Annual weeds can easily be controlled by regular mowing (Williams and Skinner, 2011) but ensure that the mowing height is not too short. Experts at USask recommend setting the lawnmower blade to 8 cm (3”) or higher and always use a sharp blade. Effective lawn maintenance also includes watering practices. A well-established lawn should be watered deeply but infrequently so that water can reach deep rooted areas and help the lawn do well during periods of drought (Williams and Skinner, 2011; Gardening at USask). Skip the use of automatic watering-systems as they can cause oversaturation and lead to lawn damage (Williams and Skinner, 2011).

A common occurrence in lawns is “thatch”, which is sometimes why lawns are prone to problems. Thatch is characterized by layers of dead materials and roots that build up between the layer of healthy grass and the soil. Areas like this can be a host for many pests such as chinch bugs and sod webworms (Williams and Skinner, 2011). Sustainable ways to remove this layer is to de-thatch by raking with special tools or attaching a blade to a lawnmower to do the work. According to Gardening at USask, thick thatch can prevent water flow and fertilizer to properly absorb into the lawn.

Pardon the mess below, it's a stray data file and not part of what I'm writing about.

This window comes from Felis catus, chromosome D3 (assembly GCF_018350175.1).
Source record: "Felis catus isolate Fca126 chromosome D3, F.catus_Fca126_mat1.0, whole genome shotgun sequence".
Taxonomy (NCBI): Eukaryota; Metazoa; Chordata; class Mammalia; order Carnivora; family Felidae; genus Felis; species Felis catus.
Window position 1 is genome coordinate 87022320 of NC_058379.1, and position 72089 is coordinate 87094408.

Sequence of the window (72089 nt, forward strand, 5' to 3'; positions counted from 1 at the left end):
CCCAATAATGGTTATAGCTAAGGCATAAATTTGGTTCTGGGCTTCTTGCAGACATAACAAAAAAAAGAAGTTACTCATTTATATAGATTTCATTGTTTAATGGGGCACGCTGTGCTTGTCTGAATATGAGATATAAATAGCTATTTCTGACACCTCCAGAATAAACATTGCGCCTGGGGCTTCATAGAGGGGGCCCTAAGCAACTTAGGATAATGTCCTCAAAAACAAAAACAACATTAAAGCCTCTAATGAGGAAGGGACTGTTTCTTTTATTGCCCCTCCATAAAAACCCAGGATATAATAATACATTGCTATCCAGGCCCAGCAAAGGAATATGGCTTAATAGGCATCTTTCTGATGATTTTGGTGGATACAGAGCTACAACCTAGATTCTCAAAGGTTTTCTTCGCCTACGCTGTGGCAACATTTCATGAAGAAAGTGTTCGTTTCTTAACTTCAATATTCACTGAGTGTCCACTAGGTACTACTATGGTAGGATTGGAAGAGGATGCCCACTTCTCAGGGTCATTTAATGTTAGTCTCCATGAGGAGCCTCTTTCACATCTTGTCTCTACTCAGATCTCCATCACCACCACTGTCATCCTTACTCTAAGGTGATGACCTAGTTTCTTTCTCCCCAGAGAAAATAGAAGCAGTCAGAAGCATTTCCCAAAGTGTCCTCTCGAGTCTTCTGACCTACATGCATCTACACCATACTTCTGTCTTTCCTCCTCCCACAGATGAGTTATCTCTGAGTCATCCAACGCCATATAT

Organic fertilizing is also a good option to maintaining a healthy lawn. Many gardeners know that unhealthy plants are prone to pests and the same goes for lawns. One of the easiest ways to fertilize the lawn is to return the grass clippings to the lawn (Williams and Skinner, 2011) and according to the authors, this method returns nutrients by providing half of the required nitrogen for the lawn.

While researching for this article, I have concluded that the best results to achieving a healthy lawn is to start with methods that promote a healthy lawn. So, what will I be doing this year? Definitely de-thatching, adding compost from my own bin and over-seeding certain areas. Likewise, rethinking my need for more lawn. I have yet to research the pros and cons of ground covers such as clover and others. In the meantime, I remain pragmatic by the recent changes in legislation and take a moment to pull the odd weed out. Just because my purchasing options for controlling pests have expanded, I remain devoted to studying and practicing sustainable ways to maintain my lawn. I promise to follow up with readers on what I decide to do with the front yard this season.

Book References:
S. Williams and H. Skinner (2011) Gardening Naturally, Coteau Books
M. Harris (1996) Ecological Gardening: Your Path to a Healthy Garden, Random House of Canada

University of Saskatchewan:
Gardening at USask:

Government of Manitoba:
Bill 22 explanatory Note and amendments:

Manitoba Government news release, November 4, 2022:

Engage MB Public Consultation: Cosmetic Pesticides

Health Canada:
Pesticides and Pest Management:

Cosmetic Pesticides bans:

Photo by:  Gosia Barrette
Published: May 2023